Bullish positions in gold and volatility and short bets on China and emerging markets were some of the trades that benefited hedge funds on Friday.
Bullish positions in gold and volatility and well-timed short bets on China and emerging markets, among other areas, were some of the trades that benefited hedge funds on Friday as markets digested Britons' surprise decision to exit the European Union , according to people familiar with the matter.
Saba Capital, the credit hedge fund in New York, and a flagship fund at the London investment firm Odey Asset Management were two beneficiaries of the "leave" victory in the U.K. overnight, according to these people. And so-called "macro" fund managers George Soros and Stanley Druckenmiller , who run private firms managing family money through investments in a range of assets, appeared to be benefiting from long positions in gold, according to filings, though their overall performance numbers weren't clear.
Saba, run by the fund manager Boaz Weinstein, was up primarily on positions that benefited from volatility — a combination of holdings that included equity put options in Europe and Asia and credit-default swaps, or insurance policies on debtors unable to pay off their debts, one of these people said.
With nearly 13 percent upside through the end of May, Saba is one of the better performing hedge funds this year, according to an industry poll conducted weekly by HSBC.
At the same time, Odey Asset Management, which runs a variety of funds, was up 15 percent in its flagship fund by the close of European markets on Friday, according to people familiar with the matter. (Nonetheless, with declines of more than 26 percent through mid-June, according to HSBC, in its European fund, Odey has been home to some of the worst performance numbers so far this year.)
Odey, which manages about $10 billion, is headed by Crispin Odey, an outspoken advocate for Britain's exit from the EU who according to sources familiar with the matter commissioned private polls to get an early gauge on the potential outcome of Thursday's referendum vote.
His firm's flagship fund benefited, however, from various short positions put on many months before Britons went to the polls, including bearish bets on China, emerging markets, material and cyclical stocks, luxury stocks, and a number of currencies, according to people familiar with the matter. Odey's fund was also bullish on gold, these people added.
"Ordinary people have spoken and broken ranks with the experts and their political leaders," Odey said in an e-mailed statement on Friday. "This reflects proper disaffection in a world of low growth and almost no productivity growth, which can only get worse if unanswered. This is a black day for those who would prefer decisions to be made in darkened rooms by experts. What a day. But it must not go to waste and we must remember how close it was but also how brave a decision it was!"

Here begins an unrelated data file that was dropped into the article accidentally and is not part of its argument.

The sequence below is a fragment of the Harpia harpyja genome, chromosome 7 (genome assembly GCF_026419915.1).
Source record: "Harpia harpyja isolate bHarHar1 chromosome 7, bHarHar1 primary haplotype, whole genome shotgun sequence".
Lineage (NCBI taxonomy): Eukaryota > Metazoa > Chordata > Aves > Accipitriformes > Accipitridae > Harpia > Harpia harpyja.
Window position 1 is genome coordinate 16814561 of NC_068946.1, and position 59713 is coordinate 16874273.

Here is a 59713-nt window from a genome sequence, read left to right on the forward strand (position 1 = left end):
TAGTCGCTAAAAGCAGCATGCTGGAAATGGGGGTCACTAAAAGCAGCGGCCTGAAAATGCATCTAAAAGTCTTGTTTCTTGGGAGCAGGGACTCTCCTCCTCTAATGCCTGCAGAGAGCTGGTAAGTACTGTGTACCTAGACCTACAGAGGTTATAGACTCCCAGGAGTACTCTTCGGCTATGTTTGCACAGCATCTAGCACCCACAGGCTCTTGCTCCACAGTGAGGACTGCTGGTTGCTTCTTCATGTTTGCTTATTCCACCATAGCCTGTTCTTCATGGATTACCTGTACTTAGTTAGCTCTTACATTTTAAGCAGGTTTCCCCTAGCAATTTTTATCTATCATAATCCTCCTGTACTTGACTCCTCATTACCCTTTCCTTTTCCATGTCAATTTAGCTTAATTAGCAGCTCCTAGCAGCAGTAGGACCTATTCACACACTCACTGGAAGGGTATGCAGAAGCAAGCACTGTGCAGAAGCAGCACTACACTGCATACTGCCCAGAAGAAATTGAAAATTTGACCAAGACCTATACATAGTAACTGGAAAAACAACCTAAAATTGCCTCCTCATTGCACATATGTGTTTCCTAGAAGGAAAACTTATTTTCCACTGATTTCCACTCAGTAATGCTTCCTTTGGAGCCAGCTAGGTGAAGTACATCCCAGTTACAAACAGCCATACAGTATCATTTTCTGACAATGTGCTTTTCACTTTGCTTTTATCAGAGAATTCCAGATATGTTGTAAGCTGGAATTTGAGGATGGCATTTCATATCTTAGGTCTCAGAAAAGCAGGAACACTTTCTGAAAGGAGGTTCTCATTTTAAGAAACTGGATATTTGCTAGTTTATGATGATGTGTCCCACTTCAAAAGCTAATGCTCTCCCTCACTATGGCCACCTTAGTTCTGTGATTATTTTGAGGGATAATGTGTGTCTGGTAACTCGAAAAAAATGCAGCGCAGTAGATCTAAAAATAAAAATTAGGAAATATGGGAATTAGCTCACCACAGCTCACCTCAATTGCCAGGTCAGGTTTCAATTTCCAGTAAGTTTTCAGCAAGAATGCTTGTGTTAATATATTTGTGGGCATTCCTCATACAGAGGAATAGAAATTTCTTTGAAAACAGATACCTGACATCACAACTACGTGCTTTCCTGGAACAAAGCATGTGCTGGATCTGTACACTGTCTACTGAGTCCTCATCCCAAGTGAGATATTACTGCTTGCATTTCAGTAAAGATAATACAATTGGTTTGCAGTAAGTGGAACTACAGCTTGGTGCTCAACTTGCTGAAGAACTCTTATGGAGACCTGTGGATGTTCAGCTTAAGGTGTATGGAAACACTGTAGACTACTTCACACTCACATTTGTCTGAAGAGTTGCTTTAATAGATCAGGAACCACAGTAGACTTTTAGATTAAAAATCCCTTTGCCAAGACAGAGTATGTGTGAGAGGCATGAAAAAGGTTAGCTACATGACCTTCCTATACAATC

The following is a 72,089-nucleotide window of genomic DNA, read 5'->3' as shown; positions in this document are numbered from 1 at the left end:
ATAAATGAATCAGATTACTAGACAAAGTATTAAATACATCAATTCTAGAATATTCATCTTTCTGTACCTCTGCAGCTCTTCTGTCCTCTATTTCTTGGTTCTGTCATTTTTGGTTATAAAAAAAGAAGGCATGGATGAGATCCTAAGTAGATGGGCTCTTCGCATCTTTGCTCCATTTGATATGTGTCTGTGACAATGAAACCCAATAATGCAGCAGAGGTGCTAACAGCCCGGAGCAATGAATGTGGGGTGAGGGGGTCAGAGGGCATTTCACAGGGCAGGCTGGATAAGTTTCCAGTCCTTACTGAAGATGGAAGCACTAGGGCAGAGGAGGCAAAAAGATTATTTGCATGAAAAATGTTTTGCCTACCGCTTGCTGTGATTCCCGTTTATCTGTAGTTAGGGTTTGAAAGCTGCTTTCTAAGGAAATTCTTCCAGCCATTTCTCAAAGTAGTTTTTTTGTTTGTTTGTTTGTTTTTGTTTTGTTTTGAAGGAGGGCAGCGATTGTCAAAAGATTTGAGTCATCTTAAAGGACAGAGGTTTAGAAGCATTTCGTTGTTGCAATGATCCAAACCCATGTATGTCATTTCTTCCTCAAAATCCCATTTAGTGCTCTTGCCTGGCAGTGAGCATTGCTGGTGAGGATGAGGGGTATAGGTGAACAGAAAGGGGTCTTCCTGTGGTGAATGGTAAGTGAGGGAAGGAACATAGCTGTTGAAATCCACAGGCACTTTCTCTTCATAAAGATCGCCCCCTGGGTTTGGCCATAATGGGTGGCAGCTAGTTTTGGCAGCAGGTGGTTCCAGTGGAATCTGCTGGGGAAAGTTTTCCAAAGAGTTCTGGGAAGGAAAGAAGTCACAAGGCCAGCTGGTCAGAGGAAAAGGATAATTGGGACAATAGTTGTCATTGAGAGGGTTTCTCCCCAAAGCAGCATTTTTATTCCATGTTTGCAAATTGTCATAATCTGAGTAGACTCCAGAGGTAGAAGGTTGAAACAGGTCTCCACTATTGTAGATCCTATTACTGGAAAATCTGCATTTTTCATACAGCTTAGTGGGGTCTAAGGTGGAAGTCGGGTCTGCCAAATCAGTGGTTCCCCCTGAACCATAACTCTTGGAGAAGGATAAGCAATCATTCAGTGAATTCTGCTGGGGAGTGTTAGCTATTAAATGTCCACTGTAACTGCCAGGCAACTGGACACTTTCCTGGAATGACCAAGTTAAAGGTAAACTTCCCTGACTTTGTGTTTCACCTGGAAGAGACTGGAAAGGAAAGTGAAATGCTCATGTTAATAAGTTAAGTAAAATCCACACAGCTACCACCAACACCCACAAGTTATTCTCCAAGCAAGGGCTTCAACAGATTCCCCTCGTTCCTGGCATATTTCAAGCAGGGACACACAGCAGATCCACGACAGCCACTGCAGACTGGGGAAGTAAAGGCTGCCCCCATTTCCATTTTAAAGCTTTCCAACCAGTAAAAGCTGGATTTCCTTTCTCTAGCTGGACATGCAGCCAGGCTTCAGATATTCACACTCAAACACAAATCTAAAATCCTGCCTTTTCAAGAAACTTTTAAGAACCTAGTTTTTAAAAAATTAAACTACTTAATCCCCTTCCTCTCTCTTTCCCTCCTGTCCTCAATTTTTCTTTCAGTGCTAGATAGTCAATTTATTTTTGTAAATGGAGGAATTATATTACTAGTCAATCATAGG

A spokesman for Saba declined to comment on specific performance figures.
Elsewhere in the market, a stunning 4.5 percent jump in the price of gold created paper profits for Soros and Druckenmiller, both of whom held bullish positions in the yellow metal, according to recent regulatory filings.
Ahead of the referendum Soros, who runs the $30 billion Soros Fund Management and recently took a more active role in the company's trading, argued passionately for Britons to stay in the EU.
"Too many people believe that a vote to leave the EU will have no effect on their personal financial position," Soros wrote in an op-ed piece published by the Guardian newspaper earlier this week. "This is wishful thinking."
He added that in the wake of an exit vote, the British pound would fall precipitously — as it did Friday — and that there would be "an immediate and dramatic impact on financial markets, investment, prices, and jobs." Whether Soros's portfolio was positioned specifically to benefit from a British exit of the EU, however, through a long bet in the pound or other means, was never clear.
Notwithstanding that, some of Soros Fund Management's positions seemed to be rallying on Friday.
Its holdings in the miner Barrick Gold, its top stock position, and in the SPDR Gold Trust, an exchange-traded fund tracking the commodity were both up markedly. Put options he recently held in the S&P 500 would also appear to have benefited from a roughly 3 percent drop as of Friday afternoon.
At the same time, Soros holdings in European equities like the real-estate company Kennedy-Wilson were notably down. A spokesman for Soros declined in an email Friday to comment on the fund's positions or performance.
Druckenmiller, a well-known macro manager who runs Duquesne Family Office, owns a variety of tech and other equities in his portfolio, but also has a considerable position in call options on a gold ETF, recent filings state.
At an investment conference in early May where he decried the Federal Reserve 's post-recession monetary policies and expressed deep concern about the economy, he touted gold, without naming it. "It has traded for 5,000 years and for the first time has a positive carry in many parts of the globe," he said. "Some regard it as a metal, we regard it as a currency and it remains our largest currency allocation."
Druckenmiller declined to comment on Brexit in an e-mailed statement yesterday, but said that his views on gold had not changed.
—CNBC's Wilfred Frost contributed to this report.